A Guardian piece claims that the ‘classic’ album set is ruining festivals. It actually makes some good points, but those points are so clumsily-made that the whole piece reads far more like provocative clickbait than perhaps it should. The last sentence on this quote is a self-evident load of tripe.
This week, there’s even an entire festival in Chicago and Denver dedicated to artists too lazy to write a proper setlist. Weezer, Slayer, Jane’s Addiction and seven more will plough through their biggest albums front-to-back at Riot Fest, so if you want to hear a band you used to like perform a track they wrote as filler 20 years ago, knock yourself out. Be honest: when was the last time you actually played an album, including all those rubbish “skits” artists are so keen on, all the way through?
The “Play a classic album in full” thing got started because fans were getting bored of older bands playing the same standards tour after tour as if they were their own tribute act, and it was an opportunity to shake things up and perform the odd rarely-played song live.
This was a fine approach for bands who have made albums as consistently great as “Moving Pictures” or “Blackwater Park”, but once the trend caught on too many bands who hadn’t actually made a flawless classic jumped on the bandwagon. For them, some of those rarely-played songs were rarely-played for a reason.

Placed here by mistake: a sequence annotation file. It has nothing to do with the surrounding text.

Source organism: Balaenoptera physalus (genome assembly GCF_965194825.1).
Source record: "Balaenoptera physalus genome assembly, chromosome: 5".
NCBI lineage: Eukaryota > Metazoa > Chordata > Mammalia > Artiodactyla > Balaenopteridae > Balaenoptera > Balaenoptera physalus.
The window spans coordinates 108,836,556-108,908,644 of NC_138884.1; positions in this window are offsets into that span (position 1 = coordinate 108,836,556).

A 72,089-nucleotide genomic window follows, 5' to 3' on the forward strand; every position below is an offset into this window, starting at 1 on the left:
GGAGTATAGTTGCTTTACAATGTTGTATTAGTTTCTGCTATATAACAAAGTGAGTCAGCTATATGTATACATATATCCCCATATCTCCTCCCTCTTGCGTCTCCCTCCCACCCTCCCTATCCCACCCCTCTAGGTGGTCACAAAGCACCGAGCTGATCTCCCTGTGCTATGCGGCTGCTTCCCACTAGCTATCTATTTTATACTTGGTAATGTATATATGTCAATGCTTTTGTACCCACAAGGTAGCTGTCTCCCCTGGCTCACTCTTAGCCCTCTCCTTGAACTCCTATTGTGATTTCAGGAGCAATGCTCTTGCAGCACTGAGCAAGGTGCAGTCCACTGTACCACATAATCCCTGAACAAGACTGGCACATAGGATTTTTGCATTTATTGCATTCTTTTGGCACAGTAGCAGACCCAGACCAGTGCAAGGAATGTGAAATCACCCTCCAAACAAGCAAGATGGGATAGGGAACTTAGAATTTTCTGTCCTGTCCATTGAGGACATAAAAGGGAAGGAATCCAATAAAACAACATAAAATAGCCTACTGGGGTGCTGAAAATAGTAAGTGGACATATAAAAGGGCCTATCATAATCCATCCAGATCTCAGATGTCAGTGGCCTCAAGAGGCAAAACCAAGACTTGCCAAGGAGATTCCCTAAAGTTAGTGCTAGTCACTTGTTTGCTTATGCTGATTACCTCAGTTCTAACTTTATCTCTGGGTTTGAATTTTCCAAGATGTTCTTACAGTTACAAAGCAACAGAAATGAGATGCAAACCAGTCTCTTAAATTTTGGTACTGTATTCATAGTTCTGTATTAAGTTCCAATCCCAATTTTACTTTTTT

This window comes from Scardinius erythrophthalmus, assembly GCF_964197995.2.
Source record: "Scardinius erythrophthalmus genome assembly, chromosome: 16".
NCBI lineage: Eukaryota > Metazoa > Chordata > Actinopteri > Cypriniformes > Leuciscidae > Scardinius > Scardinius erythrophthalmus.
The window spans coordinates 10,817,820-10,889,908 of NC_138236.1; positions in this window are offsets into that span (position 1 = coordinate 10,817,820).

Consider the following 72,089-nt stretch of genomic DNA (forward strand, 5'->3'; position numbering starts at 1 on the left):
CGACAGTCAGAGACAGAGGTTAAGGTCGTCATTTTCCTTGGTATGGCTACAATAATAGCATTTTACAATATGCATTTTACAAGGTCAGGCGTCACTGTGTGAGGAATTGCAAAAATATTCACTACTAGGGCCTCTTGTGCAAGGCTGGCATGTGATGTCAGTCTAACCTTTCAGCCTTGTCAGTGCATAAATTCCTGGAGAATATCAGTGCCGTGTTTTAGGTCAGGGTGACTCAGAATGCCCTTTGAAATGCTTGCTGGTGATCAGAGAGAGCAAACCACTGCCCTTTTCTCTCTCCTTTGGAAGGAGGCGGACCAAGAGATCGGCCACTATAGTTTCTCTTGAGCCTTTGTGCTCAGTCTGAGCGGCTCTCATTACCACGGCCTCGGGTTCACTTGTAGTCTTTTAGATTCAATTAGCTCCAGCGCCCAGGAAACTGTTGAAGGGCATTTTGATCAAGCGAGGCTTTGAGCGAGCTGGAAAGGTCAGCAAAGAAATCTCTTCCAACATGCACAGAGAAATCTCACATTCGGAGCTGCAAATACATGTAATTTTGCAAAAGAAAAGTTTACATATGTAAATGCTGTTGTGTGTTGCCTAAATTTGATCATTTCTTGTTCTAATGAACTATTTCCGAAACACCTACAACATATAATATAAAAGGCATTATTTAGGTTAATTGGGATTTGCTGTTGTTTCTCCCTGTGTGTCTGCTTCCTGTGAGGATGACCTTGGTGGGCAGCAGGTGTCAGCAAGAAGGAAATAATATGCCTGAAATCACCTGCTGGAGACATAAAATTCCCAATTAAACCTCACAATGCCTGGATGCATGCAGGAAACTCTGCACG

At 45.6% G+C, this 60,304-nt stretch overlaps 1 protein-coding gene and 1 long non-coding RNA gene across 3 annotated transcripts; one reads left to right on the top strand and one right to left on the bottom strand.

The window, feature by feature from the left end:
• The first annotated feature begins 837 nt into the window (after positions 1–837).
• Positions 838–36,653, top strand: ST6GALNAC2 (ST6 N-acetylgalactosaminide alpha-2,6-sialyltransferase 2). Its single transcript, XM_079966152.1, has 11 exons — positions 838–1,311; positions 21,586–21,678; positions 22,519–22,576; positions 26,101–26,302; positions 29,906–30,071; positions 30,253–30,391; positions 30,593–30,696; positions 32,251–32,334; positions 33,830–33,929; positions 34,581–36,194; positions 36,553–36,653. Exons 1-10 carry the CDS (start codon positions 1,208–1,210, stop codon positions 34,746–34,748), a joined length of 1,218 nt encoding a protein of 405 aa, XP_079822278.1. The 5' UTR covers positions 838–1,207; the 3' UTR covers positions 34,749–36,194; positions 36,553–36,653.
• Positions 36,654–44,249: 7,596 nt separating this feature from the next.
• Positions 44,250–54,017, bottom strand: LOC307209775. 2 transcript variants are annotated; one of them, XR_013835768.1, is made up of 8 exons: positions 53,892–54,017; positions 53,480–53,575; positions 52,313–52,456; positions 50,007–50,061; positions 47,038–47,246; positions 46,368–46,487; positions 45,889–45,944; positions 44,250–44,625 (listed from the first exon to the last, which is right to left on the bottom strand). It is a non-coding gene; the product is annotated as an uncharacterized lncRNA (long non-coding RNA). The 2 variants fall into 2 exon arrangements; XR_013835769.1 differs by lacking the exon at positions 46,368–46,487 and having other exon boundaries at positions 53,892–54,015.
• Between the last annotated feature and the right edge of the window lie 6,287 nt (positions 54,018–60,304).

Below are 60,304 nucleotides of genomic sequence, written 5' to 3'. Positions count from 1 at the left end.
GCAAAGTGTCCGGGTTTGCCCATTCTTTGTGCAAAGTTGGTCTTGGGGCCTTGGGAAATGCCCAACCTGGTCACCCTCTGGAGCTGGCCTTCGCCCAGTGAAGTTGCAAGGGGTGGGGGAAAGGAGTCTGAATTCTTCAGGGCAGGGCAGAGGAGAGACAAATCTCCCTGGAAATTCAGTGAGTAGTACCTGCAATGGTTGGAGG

There were two such sets on the Prog stage at High Voltage in 2011, Uriah Heep playing “Demons and Wizards” and Martyn Turner’s Wishbone Ash playing “Argus”. The latter worked really well, it’s an album that’s stood the test of time, and it made for a more enjoyable set that the blues-rock workouts you get from Andy Powell’s official Wishbone Ash nowadays. The Heep set was far less effective, much like every 70s Uriah Heep album there was a lot of filler and some of the album had dated very badly. A greatest hits set cherry-picking the best songs from their 40 year career would have been so much better.
Which all goes to show that album-in-full sets are neither a good thing or a bad thing in themselves, but they depend on the band, and on the album.